High School Dress Code Promoting Professionalism?

High School dress codes have recently become a topic of controversy.

There's been debate about the true purpose of dress codes. Supposedly, dress codes are designed to prepare students for professionalism in the work place. However, students and professionals alike disagree.

"we had uniforms. girls used to wear skirts, but they were hemming them so short that they changed the rules to where girls and boys had to wear the same khaki shorts. they couldn't be shorter than two inches above the knee," says Madison scarpino, who went to a catholic high school.

Meet Kristin Chirico

Photo provided by Kristin Chirico

Kristin is a senior editor at Buzzfeed. Last year, she decided to do an experiment of her own with the dress codes of various high schools.

Photo provided by Kristin Chirico

Chirico decided to pick eight high schools, and follow each of their dress codes once every day for a week without adding to her current wardrobe.

This was the wardrobe Chirico had to work with for the duration of her experiment. (Photo provided by Kristin Chirico)

For every day of her experiment, Chirico gave a photo of her outfit and what items of her wardrobe weren't allowed under that day's dress code.

On the first day, only 6 out of her 40 wardrobe items were disallowed. By the last day, Chirico could not wear 35 out of her 40 pieces of clothing.

Throughout the experiment, Chirico described feeling humiliated and demoralized. She even had to get down on her knees one day so her boss could be sure her dress was "no shorter than six inches off the ground while kneeling."

#Iammorethanadistraction

In the fall of 2015, a campaign surfaced at Charleston County School of the Arts in response to sexism in dress codes. Students brought back the Scarlett Letter to protest dress code discrimination towards female students.

Photo provided by The Post and Courier

They wore their red A's and created the hashtag #IammorethanAdistraction to protest the unfair leaning of attention on female students when it comes to dress code.

dress code is often seen as sexist, and girls are often told to "Cover Up" so as not to distract their male classmates.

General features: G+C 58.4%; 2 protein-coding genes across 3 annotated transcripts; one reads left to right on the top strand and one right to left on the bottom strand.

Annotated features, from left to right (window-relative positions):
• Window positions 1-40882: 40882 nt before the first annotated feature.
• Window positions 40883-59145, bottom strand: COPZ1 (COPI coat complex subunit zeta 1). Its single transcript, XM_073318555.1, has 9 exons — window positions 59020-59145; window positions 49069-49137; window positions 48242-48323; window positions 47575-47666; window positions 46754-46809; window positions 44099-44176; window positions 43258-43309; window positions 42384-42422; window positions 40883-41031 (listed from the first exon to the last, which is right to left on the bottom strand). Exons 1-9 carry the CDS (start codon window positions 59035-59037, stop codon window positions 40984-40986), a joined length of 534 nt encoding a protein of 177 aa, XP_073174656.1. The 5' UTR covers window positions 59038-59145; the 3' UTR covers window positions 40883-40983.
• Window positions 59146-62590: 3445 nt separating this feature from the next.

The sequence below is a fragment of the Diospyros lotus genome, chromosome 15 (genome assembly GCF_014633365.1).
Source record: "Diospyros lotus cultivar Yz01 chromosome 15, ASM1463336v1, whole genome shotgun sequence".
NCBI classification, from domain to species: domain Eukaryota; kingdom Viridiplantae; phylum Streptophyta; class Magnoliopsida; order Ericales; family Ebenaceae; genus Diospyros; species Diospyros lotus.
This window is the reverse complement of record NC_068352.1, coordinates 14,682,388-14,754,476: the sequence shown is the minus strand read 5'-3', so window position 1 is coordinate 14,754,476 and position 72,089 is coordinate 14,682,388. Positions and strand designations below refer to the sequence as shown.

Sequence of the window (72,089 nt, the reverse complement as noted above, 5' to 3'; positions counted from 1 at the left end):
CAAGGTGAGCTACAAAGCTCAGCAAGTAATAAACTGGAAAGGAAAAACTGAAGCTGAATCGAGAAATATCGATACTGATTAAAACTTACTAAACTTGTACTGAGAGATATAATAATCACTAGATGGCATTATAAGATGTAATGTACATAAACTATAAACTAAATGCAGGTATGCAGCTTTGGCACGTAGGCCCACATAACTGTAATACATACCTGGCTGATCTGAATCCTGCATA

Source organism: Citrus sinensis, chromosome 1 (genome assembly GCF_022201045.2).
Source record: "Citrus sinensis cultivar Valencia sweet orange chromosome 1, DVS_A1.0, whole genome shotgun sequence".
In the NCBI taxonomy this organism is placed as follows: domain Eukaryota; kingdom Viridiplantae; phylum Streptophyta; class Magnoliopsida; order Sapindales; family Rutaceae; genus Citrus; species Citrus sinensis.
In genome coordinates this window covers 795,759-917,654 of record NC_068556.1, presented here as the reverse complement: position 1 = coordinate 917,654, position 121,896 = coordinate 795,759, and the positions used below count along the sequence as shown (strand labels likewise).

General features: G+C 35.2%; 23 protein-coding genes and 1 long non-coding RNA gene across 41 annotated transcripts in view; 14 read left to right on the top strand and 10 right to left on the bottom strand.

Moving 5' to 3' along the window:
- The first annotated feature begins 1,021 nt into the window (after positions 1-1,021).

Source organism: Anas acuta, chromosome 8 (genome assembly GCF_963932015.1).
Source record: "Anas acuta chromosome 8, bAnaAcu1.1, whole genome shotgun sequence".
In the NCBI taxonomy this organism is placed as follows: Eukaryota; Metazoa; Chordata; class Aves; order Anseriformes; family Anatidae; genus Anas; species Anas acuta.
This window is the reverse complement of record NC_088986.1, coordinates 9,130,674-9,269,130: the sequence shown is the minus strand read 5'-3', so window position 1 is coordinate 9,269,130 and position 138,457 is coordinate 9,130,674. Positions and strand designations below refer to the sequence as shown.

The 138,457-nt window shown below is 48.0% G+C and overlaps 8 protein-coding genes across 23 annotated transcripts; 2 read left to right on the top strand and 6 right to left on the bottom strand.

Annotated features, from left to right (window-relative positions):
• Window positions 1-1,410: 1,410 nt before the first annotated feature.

"Male teachers would comment on girls wearing colored sports bras. it was really uncomfortable, and they never commented on how short the boys' shorts were. They let the guys wear boots, but girls couldn't wear anything but tennis shoes," says Abbey lindsay on her private high school's dress code.

This video, uploaded to the Popsugar Girls' Guide YouTube channel, discusses cases with sexist dress code rules. Many female students are told that their clothing is inappropriate for school. They are told to change so as not to be a distraction. They are, essentially, told that they are the problem.

"here's a radical idea: Rather than punishing girls, how about we educate boys that sexual HARASSMENT is not OK?"

So says the narrator of the video. This is a common argument when it comes to sexist dress codes. Popsugar Girls' Guide maintains that girls should not be held responsible for the actions of boys. The argument is that the responsibility should be placed on boys to not be sexual harassers instead of teaching girls not to become victims on sexual harassment.

"When I was in third grade, I got sent home because I had one hole on the knees of my favorite jeans, while the little boys around me were in shorts because it was Mississippi, and it was 90 degrees in April. i missed at least two tests that day. Tell me why does my learning experience not matter as much as a boy's experience?" says savannah kelly, a graduate of a mississippi public high school.
Photo provided by Buzzfeed.com

Meet Stephanie Hughes of Versailles, Kentucky. She was sent home from school for wearing this outfit because it exposed too much of her collarbone. When she tried to correct the dress code violation with a scarf, the school administration told her she wasn't tying the scarf the right way.

In theory, dress codes exist to prepare students for professionalism, to "Dress for Success," if you will.

The reality is that dress codes have become more than setting students up for life in the workplace. Administrations impose rules that have nothing to do with professionalism. They often focus more on girls than boys and interrupt a female student's education to ensure that a boy is not distracted from his. As more students begin to stand up against unfair dress codes, schools will likely be forced to review their policies.

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